Some have responded that this custom, which applies to Rowell's white American family, is unlikely to apply to Park's South Korean immigrant mother. There are also accusations of the book romanticizing the relationship between Korean women and American soldiers during war times and having racist depictions of an Asian women – Park's mother is described as a "China doll".[21] In addition, in a now-deleted post, the author addressed her reasons on making Park Korean (Note: the post, however, still remains on the author's personal Goodreads account[25]). Reasons range from her father serving in Korea in the Army and being in love with a Korean girl to old Asian-American high school classmates, and representation in young adult books during the time the book was released.

"There aren't a lot of Asian boys in YA; the character calls attention to himself. Why would a white author write about an Asian guy? I don't have a complete, definitive answer. Why is Park Korean? Because I think there should be more Asian-American characters in YA, especially boys. (And also more chubby girls.) Because it's up to people like me, who write, to write them ... Because that's how I saw him the moment I saw him. And then I couldn't imagine him any other way."[26][19][27]

Some people have expressed concern about the film adaptation having a Japanese director due to historical conflict between Japan and Korea.[23]

The book has also been criticized for perpetuating anti-black stereotypes. In the novel, Eleanor makes friends with two black girls named Beebi and DeNice. The two characters have been viewed as stereotypical.[citation needed]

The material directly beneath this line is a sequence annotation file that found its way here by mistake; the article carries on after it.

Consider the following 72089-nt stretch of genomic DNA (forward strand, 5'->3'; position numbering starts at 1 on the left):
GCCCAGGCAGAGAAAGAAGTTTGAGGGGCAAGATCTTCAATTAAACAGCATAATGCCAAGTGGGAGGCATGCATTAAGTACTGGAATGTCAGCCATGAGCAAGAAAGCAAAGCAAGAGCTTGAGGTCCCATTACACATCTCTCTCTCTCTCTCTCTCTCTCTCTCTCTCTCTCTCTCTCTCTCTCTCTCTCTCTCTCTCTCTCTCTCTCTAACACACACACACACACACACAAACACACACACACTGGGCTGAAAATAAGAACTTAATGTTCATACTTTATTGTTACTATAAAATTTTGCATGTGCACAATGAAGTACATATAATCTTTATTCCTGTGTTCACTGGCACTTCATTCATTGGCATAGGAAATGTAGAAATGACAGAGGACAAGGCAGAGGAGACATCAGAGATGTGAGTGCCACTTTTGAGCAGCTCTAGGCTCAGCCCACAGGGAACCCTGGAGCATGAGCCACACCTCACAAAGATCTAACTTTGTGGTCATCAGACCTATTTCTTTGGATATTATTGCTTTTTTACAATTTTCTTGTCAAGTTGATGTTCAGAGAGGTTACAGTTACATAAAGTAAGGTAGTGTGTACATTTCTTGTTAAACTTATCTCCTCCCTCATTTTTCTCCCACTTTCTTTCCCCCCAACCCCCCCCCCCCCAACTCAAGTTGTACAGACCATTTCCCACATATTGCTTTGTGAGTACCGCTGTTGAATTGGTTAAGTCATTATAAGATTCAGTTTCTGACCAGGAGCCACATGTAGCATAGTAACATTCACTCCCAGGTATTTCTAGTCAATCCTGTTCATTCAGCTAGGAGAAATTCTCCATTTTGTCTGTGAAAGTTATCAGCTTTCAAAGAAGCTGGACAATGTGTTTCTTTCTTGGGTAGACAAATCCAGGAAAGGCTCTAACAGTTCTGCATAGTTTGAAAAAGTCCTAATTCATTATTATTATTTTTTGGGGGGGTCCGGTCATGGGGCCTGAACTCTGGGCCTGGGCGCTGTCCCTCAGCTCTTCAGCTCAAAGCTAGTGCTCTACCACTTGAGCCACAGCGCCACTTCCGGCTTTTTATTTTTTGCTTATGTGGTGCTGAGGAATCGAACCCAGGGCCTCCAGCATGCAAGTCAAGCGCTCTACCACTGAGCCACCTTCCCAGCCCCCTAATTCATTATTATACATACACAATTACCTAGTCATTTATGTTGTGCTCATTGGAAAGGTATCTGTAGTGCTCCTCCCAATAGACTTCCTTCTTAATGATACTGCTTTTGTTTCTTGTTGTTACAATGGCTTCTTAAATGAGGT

In 2014, it was announced that DreamWorks had purchased the rights to make an Eleanor & Park film adaptation, for which Rowell was asked to write the screenplay.[28] In May 2016, however, Rowell confirmed via Twitter that the film was no longer in development, and the rights were back with her.[29] Then again in May 2019, Rowell confirmed via Instagram that a movie was again in the works under and that she would be writing the screenplay. The film was officially announced to be produced by Picturestart and Brad Pitt's production company Plan B.[30]

In July 2020, author Rainbow Rowell announced on her Twitter that the film adaptation of Eleanor & Park will be directed by Japanese filmmaker Hikari and that casting would also commence the same month.[31]

As of September 2023, no movie has been released.


  1. ^ Rainbow Rowell interview comments, archived from the original on 9 April 2018, retrieved 9 April 2018
  2. ^ "Eleanor & Park." Kirkus Reviews 80.24 (2012): 149. MasterFILE Elite. Web. 31 Aug. 2013.
  3. ^ Green, John (March 8, 2013). "Two Against the World: 'Eleanor & Park,' by Rainbow Rowell". The New York Times. Retrieved 15 September 2013.
  4. ^ "American Library Association announces 2014 youth media award winners by ALA News". ALA News. January 27, 2014. Retrieved 27 January 2014.
  5. ^ Horn Book (May 31, 2013). "2013 Boston Globe–Horn Book Awards for Excellence in Children's Literature".
  6. ^ Ritter, Cynthia K. (June 3, 2013). "Fiction Reviews of 2013 Boston Globe–Horn Book Award Winner and Honor Books". The Horn Book. Retrieved 4 May 2014.